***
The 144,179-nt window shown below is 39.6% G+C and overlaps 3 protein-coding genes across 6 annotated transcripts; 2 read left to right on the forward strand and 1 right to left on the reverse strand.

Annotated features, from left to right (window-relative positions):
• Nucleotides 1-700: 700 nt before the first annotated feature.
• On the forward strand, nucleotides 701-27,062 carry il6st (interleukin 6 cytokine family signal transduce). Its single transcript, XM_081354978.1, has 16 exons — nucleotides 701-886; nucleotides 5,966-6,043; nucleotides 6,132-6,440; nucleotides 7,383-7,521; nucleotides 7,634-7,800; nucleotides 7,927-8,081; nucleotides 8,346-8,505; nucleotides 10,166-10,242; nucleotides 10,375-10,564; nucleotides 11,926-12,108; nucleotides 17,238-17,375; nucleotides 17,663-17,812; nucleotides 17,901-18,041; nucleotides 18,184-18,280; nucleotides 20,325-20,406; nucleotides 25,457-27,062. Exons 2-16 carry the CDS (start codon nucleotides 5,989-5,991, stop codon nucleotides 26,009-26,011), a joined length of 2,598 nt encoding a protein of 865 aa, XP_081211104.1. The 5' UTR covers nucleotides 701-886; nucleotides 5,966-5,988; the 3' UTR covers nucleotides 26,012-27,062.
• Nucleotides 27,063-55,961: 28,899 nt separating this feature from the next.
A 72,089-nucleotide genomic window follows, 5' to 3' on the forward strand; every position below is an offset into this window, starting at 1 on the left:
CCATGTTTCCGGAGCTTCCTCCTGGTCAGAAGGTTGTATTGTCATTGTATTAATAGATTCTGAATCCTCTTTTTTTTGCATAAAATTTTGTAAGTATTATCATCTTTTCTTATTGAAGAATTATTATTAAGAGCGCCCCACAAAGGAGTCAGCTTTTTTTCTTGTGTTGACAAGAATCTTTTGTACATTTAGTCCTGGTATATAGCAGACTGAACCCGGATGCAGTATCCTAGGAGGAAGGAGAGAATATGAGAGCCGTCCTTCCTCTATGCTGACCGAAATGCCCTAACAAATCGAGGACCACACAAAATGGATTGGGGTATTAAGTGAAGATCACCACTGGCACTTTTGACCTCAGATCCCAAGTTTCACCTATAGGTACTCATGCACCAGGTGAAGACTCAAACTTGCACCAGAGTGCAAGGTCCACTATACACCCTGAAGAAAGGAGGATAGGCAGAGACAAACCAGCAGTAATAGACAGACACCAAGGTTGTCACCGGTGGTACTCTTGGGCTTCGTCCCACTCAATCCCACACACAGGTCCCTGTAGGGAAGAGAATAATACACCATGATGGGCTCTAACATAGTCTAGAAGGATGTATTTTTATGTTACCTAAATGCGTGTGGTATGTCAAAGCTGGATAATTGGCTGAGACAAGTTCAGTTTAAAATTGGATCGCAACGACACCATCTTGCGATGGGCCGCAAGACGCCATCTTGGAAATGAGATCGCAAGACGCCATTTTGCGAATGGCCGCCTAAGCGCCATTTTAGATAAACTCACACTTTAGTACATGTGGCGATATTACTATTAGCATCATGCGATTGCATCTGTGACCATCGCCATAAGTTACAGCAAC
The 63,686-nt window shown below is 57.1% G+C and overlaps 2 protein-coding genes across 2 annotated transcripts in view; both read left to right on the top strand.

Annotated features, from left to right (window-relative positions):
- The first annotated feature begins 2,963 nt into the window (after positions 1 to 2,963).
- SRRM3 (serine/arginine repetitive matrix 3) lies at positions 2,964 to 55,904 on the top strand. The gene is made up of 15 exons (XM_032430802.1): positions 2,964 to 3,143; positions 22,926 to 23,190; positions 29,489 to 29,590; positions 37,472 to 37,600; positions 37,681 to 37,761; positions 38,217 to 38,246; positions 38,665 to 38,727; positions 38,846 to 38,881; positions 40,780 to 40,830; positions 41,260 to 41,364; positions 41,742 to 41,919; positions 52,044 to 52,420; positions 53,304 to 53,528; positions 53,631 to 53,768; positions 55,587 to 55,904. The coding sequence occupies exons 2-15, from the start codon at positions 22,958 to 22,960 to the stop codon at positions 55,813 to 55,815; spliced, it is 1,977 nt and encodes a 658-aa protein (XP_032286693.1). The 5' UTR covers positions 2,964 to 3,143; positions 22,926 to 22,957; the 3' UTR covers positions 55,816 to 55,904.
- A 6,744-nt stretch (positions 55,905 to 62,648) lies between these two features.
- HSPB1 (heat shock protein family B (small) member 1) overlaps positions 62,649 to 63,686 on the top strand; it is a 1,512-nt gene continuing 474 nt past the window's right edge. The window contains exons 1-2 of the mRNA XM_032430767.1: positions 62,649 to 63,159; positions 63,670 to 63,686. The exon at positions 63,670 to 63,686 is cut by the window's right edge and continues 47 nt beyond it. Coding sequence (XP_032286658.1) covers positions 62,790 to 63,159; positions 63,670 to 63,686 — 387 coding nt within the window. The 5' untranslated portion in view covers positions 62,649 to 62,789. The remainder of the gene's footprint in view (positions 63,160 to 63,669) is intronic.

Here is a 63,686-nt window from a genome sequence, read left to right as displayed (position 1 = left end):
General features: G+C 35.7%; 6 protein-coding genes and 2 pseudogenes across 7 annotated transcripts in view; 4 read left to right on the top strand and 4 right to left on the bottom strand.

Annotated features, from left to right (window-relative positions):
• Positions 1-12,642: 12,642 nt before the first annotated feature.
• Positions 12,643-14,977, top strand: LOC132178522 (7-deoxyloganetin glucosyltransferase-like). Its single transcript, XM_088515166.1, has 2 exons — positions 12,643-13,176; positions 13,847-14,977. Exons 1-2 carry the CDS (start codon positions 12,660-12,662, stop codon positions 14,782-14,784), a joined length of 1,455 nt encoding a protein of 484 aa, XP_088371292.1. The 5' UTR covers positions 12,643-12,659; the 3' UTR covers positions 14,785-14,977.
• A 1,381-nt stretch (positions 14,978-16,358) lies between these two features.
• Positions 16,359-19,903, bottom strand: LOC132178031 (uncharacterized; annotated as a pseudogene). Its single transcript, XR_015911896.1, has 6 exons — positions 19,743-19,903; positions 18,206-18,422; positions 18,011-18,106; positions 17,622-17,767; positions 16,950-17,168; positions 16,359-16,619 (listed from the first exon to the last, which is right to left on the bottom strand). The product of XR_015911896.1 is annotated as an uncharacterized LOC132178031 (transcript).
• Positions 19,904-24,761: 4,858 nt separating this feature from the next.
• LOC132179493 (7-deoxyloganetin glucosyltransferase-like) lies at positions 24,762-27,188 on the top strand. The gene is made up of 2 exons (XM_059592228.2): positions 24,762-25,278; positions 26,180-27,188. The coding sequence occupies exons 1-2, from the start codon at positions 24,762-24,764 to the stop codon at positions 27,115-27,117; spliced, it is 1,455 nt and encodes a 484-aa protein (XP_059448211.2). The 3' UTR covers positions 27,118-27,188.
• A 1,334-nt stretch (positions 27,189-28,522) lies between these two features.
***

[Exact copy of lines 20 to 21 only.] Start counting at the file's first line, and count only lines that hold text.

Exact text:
• Positions 16,359-19,903, bottom strand: LOC132178031 (uncharacterized; annotated as a pseudogene). Its single transcript, XR_015911896.1, has 6 exons — positions 19,743-19,903; positions 18,206-18,422; positions 18,011-18,106; positions 17,622-17,767; positions 16,950-17,168; positions 16,359-16,619 (listed from the first exon to the last, which is right to left on the bottom strand). The product of XR_015911896.1 is annotated as an uncharacterized LOC132178031 (transcript).
• Positions 19,904-24,761: 4,858 nt separating this feature from the next.